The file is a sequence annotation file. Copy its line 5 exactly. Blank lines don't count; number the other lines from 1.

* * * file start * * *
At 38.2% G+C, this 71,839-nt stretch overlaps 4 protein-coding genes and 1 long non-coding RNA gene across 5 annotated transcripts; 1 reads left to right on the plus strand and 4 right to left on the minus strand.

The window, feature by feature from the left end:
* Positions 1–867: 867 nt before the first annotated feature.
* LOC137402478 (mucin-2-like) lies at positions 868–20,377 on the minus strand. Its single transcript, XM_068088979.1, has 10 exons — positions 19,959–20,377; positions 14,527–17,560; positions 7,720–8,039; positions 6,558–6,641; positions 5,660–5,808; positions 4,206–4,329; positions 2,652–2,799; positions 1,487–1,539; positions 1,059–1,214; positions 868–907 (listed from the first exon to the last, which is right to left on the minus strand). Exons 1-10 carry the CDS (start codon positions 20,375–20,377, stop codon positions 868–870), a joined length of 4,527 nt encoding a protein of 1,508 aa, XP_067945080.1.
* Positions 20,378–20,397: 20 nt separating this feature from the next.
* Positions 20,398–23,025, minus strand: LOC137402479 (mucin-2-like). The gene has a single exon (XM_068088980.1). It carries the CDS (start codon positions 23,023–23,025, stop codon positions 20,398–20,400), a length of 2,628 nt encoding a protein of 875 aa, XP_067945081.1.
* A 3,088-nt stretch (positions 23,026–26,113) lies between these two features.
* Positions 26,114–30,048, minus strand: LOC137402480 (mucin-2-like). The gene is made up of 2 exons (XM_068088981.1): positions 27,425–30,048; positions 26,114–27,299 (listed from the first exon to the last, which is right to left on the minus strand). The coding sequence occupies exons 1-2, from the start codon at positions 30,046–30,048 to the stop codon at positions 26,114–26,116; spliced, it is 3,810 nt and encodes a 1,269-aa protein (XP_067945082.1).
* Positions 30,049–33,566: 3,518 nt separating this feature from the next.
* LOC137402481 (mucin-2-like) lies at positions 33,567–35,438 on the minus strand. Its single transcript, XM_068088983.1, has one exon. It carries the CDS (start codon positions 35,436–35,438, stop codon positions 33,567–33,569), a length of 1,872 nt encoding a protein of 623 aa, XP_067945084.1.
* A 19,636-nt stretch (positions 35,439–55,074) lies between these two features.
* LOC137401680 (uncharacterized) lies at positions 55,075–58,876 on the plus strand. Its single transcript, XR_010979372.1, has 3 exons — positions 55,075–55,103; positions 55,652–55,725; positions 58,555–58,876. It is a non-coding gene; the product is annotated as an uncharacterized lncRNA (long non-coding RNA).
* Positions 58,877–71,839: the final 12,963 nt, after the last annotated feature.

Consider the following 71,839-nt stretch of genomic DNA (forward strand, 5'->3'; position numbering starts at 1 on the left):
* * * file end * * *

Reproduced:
* Positions 20,378–20,397: 20 nt separating this feature from the next.